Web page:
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I have an Amazon RDS instance running MySQL. I've created a user account, and I've configured MySQL to require the use of SSL for all logins to that account.

I want the MySQL client to be able to authenticate the server, to ensure that man-in-the-middle attacks cannot occur. The MySQL command-line client has an option for this, namely --ssl-verify-server-cert. However, when I try it, I get the following, uninformative, error message:

  ERROR 2026 (HY000): SSL connection error

So this command works fine:

  mysql --host $RDS_host --user $username \
  --password=$password \
  --ssl-ca mysql-ssl-ca-cert.pem -e '\s'

But if I add the option --ssl-verify-server-cert, I get the error message that I've just quoted. (By the way, the CA file was obtained from https://rds.amazonaws.com/doc/mysql-ssl-ca-cert.pem.)

Is there any way to get this option to work?

In one way, it's not surprising that the option fails to work, since the Amazon documentation (use the right-hand frame) states the following:

The SSL support in Amazon RDS is strictly for encrypting the connection between your client and your DB Instance; it should not be relied on for authenticating the server.

However, I don't see where the difficulty is, from Amazon's point of view. It seems to me that it would be quite easy for them to configure their server so that I could use --ssl-verify-server-cert.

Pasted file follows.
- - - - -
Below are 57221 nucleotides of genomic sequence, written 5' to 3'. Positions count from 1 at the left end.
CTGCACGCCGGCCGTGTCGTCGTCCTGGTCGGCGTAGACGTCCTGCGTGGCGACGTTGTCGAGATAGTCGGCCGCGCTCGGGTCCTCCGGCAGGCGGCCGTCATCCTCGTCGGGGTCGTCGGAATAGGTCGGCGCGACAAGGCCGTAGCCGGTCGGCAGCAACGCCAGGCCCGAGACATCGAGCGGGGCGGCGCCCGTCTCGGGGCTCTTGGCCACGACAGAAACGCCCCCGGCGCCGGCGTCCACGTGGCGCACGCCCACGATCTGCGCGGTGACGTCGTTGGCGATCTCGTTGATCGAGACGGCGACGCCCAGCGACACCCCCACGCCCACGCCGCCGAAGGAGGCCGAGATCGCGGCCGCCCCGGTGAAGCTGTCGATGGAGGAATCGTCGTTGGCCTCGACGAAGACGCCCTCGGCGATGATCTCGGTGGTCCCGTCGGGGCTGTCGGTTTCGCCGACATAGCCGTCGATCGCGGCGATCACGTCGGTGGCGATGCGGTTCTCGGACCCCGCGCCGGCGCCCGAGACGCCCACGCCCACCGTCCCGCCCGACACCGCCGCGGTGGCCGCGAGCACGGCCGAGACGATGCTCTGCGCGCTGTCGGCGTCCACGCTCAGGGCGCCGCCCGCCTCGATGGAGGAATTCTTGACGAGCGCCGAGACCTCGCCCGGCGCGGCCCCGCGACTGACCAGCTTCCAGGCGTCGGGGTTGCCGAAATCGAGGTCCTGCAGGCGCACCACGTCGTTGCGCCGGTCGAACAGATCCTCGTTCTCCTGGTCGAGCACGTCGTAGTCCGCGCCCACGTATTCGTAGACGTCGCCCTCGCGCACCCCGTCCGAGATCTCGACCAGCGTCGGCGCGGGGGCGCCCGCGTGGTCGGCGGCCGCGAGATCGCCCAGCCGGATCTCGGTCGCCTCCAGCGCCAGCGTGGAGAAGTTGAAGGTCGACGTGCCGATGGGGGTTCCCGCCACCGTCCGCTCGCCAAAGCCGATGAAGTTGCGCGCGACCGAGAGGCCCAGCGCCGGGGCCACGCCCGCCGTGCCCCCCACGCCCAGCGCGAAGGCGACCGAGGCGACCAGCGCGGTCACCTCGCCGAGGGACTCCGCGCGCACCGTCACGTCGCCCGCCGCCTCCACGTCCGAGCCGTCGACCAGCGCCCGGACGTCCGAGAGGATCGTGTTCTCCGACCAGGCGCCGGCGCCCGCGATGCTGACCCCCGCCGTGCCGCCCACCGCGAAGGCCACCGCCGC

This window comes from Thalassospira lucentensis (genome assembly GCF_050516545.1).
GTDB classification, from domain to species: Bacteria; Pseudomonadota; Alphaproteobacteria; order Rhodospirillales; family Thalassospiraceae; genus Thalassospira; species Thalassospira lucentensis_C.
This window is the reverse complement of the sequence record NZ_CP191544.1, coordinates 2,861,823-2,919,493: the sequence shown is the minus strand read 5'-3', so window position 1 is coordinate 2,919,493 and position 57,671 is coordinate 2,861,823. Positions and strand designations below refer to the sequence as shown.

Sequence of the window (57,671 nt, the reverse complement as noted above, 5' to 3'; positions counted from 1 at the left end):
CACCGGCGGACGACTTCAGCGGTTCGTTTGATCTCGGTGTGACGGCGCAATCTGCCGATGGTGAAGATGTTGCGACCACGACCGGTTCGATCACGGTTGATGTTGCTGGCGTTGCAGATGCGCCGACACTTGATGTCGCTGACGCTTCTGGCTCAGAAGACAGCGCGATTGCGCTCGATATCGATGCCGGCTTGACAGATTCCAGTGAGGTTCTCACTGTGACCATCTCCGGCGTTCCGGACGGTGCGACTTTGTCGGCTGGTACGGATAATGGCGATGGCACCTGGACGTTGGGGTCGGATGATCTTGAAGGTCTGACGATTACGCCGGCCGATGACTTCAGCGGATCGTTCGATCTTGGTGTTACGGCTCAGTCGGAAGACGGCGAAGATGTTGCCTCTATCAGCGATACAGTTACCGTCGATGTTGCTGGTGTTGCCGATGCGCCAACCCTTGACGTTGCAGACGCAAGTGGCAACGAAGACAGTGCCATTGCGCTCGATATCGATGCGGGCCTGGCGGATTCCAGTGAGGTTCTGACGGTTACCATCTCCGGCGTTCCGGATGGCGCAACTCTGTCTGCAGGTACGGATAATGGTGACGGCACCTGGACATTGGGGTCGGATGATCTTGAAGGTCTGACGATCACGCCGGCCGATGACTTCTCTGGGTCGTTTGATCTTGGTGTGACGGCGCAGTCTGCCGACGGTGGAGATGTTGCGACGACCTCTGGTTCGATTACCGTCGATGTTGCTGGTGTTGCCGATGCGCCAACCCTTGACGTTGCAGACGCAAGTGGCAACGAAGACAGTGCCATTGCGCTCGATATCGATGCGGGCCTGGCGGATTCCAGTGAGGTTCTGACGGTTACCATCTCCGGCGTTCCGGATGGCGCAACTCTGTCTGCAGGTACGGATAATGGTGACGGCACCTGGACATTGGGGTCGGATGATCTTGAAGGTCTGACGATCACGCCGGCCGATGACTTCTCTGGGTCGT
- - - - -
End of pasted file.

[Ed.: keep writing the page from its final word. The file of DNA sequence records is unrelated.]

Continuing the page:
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If you are connecting from EC2, it may be more efficient (i.e. simpler and less overhead) to setup a DB security group for your RDS instance and only allow access from instances in a given security group. (In that way, traffic is effectively firewalled, limiting access to the RDS instance and avoiding the SSL overhead). –  cyberx86 Oct 10 '12 at 14:46
    
That would be ideal, but I don't want to force the client to have EC2 instances. –  Banana Republic Oct 10 '12 at 14:53
    
I'd think that would mean the $RDS_host you specify is different from the Common Name that the RDS server certification uses. Maybe try to see the common name the server uses by using openssl s_client -connect $RDS_host:3306 2>/dev/null | grep CN. You could also add a couple of -v to your mysql command; maybe that would output more useful information when it fails. –  Guillaume Boudreau Jan 9 '13 at 2:27

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